q Ixquick www.ixquick.com Meta search engine that ranks results based on the number of "top 10" rankings a site receives from the various search engines.

q Infonetware RealTerm Search www.infonetware.com This site is primarily designed to demonstrate classification technology from Infogistics. It's a meta search engine, and it does topical classification of results, like Vivisimo. However, it is unique in that you can select several different topics, then "drill down" to see results from all of them, rather than being restricted to the results from only one topic. 

q Vivisimo www.vivisimo.com Enter a search term, and Vivismo will not only pull back matching responses from major search engines but also automatically organize the pages into categories. Slick and easy to use.

q QbSearch www.qbsearch.com Want to get multiple pages of results from a search engine combined into one single page? QB-Search will quickly join up to 200 pages of listings from major search engines. It's a simple, helpful tool that you'll no doubt need at some point. Another powerful offering is QB-Masterpage, which will combine URLs that you select into a single page for quick browsing. Both are available from QuickBrowse.

q SurfWax www.surfwax.com Searches against major engines or provides those who open free accounts the ability to chose from a list of hundreds. Using the "SiteSnaps" feature, you can preview any page in the results and see where your terms appear in the document. Allows results or documents to be saved for future use.

q ProFusion www.profusion.com Brings back listings from several major search engines as well as "Invisible Web" resources. Formerly based at the University of Kansas, the site was purchased by search company Intelliseek in April 2000.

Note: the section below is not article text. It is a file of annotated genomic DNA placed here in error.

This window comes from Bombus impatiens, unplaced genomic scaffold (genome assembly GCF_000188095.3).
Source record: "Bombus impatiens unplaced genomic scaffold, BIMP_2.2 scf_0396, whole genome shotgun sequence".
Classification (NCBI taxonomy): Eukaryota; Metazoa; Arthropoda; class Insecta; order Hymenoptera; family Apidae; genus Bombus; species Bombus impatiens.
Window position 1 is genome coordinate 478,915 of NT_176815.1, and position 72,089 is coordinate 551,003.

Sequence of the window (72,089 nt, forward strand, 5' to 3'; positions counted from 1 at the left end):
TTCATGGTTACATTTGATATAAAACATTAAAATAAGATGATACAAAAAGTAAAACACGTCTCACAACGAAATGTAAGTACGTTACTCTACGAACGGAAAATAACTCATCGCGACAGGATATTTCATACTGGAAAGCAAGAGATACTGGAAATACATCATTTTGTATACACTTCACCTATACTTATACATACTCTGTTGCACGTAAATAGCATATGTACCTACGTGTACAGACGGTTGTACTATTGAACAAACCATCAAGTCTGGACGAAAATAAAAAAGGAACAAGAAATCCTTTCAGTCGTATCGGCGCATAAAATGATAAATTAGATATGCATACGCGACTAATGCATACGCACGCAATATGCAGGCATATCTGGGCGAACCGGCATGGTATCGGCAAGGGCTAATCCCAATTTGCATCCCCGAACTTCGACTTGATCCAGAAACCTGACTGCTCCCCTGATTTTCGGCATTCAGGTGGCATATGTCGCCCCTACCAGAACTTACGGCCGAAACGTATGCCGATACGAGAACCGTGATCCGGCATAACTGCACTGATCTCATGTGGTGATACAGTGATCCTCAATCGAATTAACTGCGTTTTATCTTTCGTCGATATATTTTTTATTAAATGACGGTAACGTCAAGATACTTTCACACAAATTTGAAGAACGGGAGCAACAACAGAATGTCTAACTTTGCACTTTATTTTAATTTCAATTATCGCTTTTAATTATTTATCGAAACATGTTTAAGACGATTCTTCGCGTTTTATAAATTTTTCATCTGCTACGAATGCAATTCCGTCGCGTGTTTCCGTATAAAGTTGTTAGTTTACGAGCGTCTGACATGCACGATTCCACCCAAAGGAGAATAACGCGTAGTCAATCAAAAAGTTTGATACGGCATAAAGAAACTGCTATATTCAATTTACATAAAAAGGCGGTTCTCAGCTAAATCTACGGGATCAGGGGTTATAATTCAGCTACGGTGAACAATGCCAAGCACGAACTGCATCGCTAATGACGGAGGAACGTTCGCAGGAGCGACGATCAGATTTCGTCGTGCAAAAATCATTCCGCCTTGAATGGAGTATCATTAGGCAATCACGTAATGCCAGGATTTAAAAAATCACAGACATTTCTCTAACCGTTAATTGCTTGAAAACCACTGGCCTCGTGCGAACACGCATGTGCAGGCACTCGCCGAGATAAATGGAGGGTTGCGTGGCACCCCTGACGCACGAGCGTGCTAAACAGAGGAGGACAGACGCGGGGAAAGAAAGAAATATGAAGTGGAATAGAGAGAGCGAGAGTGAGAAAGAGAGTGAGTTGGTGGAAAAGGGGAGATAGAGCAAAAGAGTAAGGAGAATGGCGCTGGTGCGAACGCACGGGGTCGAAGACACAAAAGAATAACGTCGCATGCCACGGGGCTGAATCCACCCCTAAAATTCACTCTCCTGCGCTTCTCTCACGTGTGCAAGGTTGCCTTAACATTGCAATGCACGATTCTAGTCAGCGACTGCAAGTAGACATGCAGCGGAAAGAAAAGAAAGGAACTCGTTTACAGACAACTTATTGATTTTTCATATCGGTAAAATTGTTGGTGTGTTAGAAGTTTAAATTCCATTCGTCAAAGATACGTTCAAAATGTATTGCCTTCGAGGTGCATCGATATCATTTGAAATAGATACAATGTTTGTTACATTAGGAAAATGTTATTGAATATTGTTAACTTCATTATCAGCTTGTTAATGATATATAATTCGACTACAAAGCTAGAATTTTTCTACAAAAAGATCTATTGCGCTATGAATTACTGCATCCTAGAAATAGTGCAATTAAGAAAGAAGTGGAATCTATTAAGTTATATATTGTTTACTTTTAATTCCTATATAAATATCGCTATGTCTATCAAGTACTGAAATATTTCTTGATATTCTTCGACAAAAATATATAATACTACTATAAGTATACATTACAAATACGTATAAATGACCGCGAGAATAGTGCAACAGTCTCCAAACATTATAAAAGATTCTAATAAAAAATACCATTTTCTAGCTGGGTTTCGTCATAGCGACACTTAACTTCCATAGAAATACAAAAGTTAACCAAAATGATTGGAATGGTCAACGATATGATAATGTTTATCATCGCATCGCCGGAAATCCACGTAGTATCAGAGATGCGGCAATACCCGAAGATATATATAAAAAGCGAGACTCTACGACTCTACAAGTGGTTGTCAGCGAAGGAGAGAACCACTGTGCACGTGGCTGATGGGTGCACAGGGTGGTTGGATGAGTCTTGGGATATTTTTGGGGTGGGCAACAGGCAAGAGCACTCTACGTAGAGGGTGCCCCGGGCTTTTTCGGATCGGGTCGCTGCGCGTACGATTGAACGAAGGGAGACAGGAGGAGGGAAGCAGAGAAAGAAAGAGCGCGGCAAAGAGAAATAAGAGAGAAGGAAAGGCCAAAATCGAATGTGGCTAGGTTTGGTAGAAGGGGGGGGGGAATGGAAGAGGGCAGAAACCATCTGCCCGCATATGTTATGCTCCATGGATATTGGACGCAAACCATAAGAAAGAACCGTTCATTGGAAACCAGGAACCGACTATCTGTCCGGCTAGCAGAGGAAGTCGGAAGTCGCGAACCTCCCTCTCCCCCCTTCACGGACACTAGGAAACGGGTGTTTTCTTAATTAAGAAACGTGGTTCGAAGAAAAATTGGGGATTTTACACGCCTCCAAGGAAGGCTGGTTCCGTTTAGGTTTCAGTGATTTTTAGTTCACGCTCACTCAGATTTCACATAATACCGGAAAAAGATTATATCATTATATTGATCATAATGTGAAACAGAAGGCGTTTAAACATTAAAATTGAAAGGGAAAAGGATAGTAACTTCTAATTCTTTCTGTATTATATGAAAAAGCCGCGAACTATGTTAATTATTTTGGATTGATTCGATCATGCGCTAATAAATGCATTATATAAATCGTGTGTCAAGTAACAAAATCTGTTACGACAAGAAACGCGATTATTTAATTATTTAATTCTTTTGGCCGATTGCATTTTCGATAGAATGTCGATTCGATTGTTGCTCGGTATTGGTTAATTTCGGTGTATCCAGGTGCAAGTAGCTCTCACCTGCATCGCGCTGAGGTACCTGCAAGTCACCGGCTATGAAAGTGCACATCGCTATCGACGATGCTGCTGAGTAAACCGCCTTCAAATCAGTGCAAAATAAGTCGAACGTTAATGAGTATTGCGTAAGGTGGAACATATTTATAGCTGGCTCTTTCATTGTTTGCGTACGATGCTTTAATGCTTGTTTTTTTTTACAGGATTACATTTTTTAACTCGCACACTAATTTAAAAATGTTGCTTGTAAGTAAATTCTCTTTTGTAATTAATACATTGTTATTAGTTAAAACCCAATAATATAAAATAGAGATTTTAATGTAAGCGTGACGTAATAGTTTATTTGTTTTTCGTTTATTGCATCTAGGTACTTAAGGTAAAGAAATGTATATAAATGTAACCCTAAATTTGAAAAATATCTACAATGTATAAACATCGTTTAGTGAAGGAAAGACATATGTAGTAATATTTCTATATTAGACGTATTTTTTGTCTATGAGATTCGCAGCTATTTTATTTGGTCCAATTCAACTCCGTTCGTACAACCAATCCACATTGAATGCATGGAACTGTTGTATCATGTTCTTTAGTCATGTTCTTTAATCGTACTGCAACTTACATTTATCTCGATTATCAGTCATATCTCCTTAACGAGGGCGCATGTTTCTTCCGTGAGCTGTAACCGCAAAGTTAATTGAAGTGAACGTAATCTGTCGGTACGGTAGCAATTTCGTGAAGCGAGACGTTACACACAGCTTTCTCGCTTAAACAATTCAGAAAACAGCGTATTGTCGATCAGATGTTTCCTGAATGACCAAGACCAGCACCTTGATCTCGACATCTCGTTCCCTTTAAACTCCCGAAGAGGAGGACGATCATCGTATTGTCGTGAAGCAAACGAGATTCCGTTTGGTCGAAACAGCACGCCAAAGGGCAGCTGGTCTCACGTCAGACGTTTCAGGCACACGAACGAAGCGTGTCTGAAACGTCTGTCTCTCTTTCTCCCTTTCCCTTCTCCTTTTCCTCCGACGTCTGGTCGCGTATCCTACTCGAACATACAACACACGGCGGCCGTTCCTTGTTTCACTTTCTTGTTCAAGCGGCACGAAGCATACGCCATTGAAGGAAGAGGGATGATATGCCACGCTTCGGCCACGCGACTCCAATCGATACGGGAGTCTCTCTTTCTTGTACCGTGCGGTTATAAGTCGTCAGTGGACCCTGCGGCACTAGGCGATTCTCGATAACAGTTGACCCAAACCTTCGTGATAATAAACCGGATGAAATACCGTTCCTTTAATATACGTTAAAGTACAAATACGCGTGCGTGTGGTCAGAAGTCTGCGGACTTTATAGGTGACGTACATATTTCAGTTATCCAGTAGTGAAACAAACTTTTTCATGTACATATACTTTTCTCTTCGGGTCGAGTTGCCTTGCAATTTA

q Query Server www.queryserver.com Search against major web-wide search engines, as well as major news, health, money and government search services.

q Kartoo www.kartoo.com If you like the idea of seeing your web results visually, this meta search site shows the results with sites being interconnected by keywords.

Popular Choices
Many of the meta search engines below are popular with users, but they aren't listed as top choices by Search Engine Watch. This is because they typically mix paid listings within editorial results, without any type of disclaimers. The article below covers this issue more. It also explains how you can control the ads you see and turn the metacrawlers listed into better resources, by making use of customization options.
Meta Search Or Meta Ads?
The Search Engine Report, June 4, 2001
A review of meta search services by Search Engine Watch shows that some are providing results where more than half of their listings are paid links. A guide to what's paid, what's not and how to get the most from your meta search service.

q Mamma www.mamma.com Sends search requests to major search services.

q Dogpile www.dogpile.com Popular metasearch site that sends a search to a customizable list of search engines, directories and specialty search sites, then displays results from each search engine individually.

q MetaCrawler www.metacrawler.com One of the oldest meta search services, MetaCrawler began in July 1995 at the University of Washington. MetaCrawler was purchased by Go2Net, an online content provider, in Feb. 97. The commercial backing has helped improve the responsiveness of the service. MetaCrawler now also powers searches at the Go2Net portal site.

q Search.com www.search.com Search.com is a meta search engine operated by Cnet. It offers both web-wide search and a wide variety of specialty search options. Search.com uses technology from SavvySearch, which was acquired by Cnet in October 1999. The SavvySearch site itself no longer operates.